Our family began the practice of physical distancing just under four weeks ago. I prefer the term ‘physical distancing’ over the COVID-19 identified practice of social distancing because although we have removed ourselves from being in the physical presence of nearly everyone in our important and precious life circles, we haven’t stopped engaging with them, caring for them, or loving them.
The coronavirus pandemic may have curtailed our physical engagement, but never the love and devotion. It’s our love and devotion for our family and friends that have influenced us to be faithful and true to the shelter-in-place call.
We don’t like being separated like this – especially since we are so close in proximity to our family and friends. It’s crazy. For much of our lives, our family lives life on another continent far out of reach of our stateside family and friends. Due to travel restrictions, though, our family remains in the United States – just miles away from our family and friends. Believe it or not, nine out of 12 pieces of our luggage are all packed and ready for a future departure to South Africa. We unpacked three pieces of luggage to live out of for this sheltered-in-place moment? Month? Season? Quarter? Who knows??? Life is interesting, isn’t it? 😊
And while our family is here, we will do the best we can to be agreeable, caring, supportive, patient and kind with one other.
The Apostle Paul was familiar with living in confinement. Much of his writings were letters penned in his own shelter-in-place scenario.
In his writing to believers scattered about Rome, Paul understood their challenge and need. There was no single Roman Christian congregation. Instead, Roman believers gathered in different homes all over the city. It was in these house churches that they worshiped, prayed, and sought their God together during a dangerous time. Persecution against the Christian faith was escalating when Paul wrote to the Roman believers at the start of the Emperor Nero’s diabolical reign. In addition to these malevolent outside pressures, conflicts arose within these small house churches between Christians with Jewish origins and Christians with Gentile roots. For these reasons and more, Paul’s letter to the Romans includes instructions for Jewish and Gentile Christians on how-to-live in harmony and properly worship God as a new culture – together – in spite of their differences, their dangers, and their confinement.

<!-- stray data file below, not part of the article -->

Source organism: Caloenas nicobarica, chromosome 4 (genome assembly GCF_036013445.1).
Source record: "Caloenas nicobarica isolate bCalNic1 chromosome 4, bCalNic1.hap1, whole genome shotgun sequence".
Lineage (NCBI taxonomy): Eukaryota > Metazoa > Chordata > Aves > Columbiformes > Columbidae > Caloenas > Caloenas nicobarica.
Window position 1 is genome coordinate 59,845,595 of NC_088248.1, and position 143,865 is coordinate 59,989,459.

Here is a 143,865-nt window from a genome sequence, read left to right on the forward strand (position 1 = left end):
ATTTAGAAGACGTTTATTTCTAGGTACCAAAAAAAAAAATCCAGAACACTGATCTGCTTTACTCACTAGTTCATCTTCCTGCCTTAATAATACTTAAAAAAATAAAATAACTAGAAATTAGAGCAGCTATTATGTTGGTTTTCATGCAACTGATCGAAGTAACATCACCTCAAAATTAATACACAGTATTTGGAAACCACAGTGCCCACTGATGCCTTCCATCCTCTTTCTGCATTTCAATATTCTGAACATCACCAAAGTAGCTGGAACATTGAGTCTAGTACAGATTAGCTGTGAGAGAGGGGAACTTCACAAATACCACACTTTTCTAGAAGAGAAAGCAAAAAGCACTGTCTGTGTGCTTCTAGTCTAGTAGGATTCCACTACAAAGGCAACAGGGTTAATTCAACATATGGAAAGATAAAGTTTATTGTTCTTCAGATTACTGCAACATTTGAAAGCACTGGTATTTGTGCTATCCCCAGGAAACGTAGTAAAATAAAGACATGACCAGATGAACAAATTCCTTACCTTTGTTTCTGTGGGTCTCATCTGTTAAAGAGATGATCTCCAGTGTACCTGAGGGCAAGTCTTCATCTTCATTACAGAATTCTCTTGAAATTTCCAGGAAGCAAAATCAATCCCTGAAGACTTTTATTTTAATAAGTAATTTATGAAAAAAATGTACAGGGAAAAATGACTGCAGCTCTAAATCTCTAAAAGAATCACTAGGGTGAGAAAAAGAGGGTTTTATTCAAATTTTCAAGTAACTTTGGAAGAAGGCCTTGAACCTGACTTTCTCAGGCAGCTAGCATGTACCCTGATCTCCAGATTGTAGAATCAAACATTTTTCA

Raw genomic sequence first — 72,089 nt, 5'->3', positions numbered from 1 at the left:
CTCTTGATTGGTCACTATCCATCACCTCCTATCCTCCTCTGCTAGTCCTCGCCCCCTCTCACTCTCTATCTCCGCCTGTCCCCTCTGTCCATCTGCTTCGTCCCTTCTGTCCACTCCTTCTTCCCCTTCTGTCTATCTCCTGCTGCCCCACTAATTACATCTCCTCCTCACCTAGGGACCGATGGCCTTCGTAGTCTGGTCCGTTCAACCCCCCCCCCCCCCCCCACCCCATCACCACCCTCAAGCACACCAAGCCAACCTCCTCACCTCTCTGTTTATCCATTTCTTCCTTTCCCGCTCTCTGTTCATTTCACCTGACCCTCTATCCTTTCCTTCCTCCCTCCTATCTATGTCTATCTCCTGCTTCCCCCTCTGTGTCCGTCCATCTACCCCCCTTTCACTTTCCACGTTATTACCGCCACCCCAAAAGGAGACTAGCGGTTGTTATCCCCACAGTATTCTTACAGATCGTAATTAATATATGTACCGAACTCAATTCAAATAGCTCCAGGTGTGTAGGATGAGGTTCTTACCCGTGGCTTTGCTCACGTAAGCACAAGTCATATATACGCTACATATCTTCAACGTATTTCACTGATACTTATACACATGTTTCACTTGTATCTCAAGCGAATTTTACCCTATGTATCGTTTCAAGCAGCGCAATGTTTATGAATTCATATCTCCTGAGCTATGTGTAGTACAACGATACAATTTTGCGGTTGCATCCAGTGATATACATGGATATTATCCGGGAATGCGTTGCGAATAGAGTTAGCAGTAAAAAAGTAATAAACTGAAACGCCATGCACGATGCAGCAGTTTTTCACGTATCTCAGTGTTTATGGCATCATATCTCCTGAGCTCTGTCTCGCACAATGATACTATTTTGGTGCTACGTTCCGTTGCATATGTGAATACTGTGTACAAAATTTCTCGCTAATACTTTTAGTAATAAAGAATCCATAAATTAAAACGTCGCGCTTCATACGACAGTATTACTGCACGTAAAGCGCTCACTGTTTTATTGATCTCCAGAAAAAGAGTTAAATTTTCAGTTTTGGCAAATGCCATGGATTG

With these shelter-in-place believers in mind Paul penned these instructive words:
Live in harmony with one another. Do not be proud, but be willing to associate with people of low position. Do not be conceited.
New International Version, Romans 12:16
Another version says it this way:
Live happily together. Don’t try to act big. Don’t try to get into the good graces of important people, but enjoy the company of ordinary folks. And don’t think you know it all!
The Living Bible, Romans 12:16
Is this possible?
How do we live in harmony with one another – especially at a time when we are shut up and sequestered away from our normal ways of doing life?
The exhortation is clear.
Do not be proud.
In other words, don’t be too full of yourself.
Don’t be a know-it-all.
Don’t take up residence with self-conceit.
Give up all manners and airs of self-importance.
Humility is the fear of the Lord;
its wages are riches and honor and life.
New International Version, Proverbs 22:4